“What WATER FOR ELEPHANTS did for the circus, TEMPTATION RAG does for ragtime.”
A growing number of fiction and nonfiction writers, including bestselling authors, are publishing independently rather than entering into traditional publishing contracts. I discuss my independent publishing experience in an interview with reporter Debra Englander for Poets & Writers.
Poets & Writers is a magazine geared toward the interests of writers. With more than 100,000 subscribers, it is the largest-circulation publication of its kind.”The Savvy Self-Publisher: Elizabeth Hutchison Bernard” appears in the May/June 2019 issue.
I have excerpted just a few snippets from the article, which is a regular feature designed to spotlight a successful entrepreneurial author whose book-marketing approach is then critiqued by two experts. I urge you (especially if you are a writer) to read the entire piece. It includes a lot of comments and observations useful to self-published authors from editor/Columbia University instructor Dawn Raffel and marketing/PR expert Jane Wesman.
Here are a few passages:
The Author’s Approach (Elizabeth Hutchison Bernard)
“With Temptation Rag I made no effort to find an agent or a traditional publisher. I had learned a lot of the ropes already and enjoyed self-publishing. I also didn’t want to wait for months or years for the new book to be published. Perhaps because I started my writing career later in life, I’m impatient and feel it’s important to publish my novels on a regular basis . . . My goal was always to produce a book that was as professional as any traditionally published book. The publishing-industry veterans at Girl Friday Productions, who offer editing and other services to authors, appreciated that and were willing to live up to those exacting standards.”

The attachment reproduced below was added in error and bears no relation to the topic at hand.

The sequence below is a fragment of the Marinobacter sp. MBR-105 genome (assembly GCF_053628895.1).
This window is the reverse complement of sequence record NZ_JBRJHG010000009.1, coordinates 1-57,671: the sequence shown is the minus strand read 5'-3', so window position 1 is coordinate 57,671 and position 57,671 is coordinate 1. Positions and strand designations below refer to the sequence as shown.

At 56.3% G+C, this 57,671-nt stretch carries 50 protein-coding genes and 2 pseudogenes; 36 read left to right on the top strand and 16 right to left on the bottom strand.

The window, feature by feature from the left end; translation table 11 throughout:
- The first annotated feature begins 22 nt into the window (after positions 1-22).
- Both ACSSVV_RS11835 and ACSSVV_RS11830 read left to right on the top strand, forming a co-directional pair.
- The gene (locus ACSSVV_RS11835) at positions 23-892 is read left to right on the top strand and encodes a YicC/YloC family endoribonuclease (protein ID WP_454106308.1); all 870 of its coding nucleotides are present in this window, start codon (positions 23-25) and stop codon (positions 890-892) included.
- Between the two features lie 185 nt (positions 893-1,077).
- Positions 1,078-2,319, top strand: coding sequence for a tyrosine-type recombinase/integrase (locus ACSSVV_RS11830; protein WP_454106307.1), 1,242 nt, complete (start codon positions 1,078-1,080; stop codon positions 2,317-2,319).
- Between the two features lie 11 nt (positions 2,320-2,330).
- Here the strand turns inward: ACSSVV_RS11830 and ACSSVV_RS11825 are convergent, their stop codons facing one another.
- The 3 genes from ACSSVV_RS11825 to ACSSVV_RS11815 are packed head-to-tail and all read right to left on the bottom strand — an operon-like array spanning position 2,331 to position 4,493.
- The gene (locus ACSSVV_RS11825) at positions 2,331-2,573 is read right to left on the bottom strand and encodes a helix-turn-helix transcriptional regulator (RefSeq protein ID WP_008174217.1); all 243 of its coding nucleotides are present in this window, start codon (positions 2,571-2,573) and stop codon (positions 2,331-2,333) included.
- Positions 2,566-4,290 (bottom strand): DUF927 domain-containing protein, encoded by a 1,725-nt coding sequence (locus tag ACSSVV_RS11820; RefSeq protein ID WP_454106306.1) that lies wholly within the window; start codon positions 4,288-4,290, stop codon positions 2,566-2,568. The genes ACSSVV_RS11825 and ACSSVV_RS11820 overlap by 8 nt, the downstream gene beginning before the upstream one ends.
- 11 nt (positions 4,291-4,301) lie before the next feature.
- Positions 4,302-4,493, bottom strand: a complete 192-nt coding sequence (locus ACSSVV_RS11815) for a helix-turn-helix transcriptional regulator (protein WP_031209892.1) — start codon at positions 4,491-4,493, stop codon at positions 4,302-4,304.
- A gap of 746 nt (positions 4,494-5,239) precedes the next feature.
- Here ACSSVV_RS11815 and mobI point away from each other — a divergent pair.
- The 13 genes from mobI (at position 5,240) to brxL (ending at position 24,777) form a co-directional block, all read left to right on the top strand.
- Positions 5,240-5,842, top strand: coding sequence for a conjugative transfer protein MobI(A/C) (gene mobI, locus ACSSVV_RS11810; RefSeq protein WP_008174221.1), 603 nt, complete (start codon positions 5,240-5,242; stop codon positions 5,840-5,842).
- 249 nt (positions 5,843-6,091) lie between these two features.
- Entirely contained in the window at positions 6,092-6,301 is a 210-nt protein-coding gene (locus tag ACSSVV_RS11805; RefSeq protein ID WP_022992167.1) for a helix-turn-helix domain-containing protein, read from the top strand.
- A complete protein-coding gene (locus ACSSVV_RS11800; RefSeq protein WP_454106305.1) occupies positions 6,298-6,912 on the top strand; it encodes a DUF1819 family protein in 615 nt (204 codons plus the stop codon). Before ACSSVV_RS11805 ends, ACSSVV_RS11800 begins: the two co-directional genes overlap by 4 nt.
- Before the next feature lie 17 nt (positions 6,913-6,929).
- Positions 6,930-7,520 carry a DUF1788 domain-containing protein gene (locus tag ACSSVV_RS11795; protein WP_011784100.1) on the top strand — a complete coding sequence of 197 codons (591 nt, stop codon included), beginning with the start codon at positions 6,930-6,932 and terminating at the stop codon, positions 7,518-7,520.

“My advice for other self-published authors: It’s easy to get caught up in the marketing right after publication, but you should still think about your next book. Don’t obsess over sales numbers to the point that you lose sight of the creative process of being a writer.”
Advice from Editor Dawn Raffel
“Temptation Rag is based on a story in Bernard’s family history, and her husband’s grandfather is a character in the novel. But you don’t find this out until near the end of her author’s note at the back of the book. This is her big hook—it’s what makes the story interesting and hers to tell. It gives Bernard ownership and authority . . . I would have put the author’s note at the start of the book and mentioned the family connection early on.”
“The plot description on the back cover made me think the book was going to be a tale of star-crossed lovers. There are certain elements of that here, but this novel is more interesting than that—it’s about actual people, their passions, and ragtime music. The description didn’t fully capture the novel’s scope.”
Advice from Publicist Jane Wesman
“Bernard has a lot going for her from a marketing standpoint, including great titles and covers. And since she has two books, she can be promoting them both. She should be thinking about doing as many speaking engagements as she can for the next year or longer. Depending on the audience she could discuss the subject matter of either book; she has a wealth of topics from both novels, including women and self-esteem, ragtime, and family history.”
“One thing I noticed about the position of Temptation Rag is that it’s called a “historical novel” on the author’s website and in promotional materials. The adjective historical doesn’t paint a strong enough picture for prospective readers. You want to give people an image, and the most effective way to do that is by comparing the book to another well-known work. Remember Water for Elephants? Everyone was talking about it. It had great word of mouth. So instead of calling this book “historical” fiction, Bernard should say something like: What Water for Elephants did for the circus, Temptation Rag does for ragtime.”
You’ll love the rest of the comments and tips offered by Wesman and Raffel. I plan to implement all their suggestions!
It was great fun and a tremendous honor to be interviewed for Poets & Writers. Check out the complete article now!
Novels by Elizabeth Hutchison Bernard are available in paperback at Amazon and other book retailers and in eBook format exclusively on Kindle/Kindle Unlimited.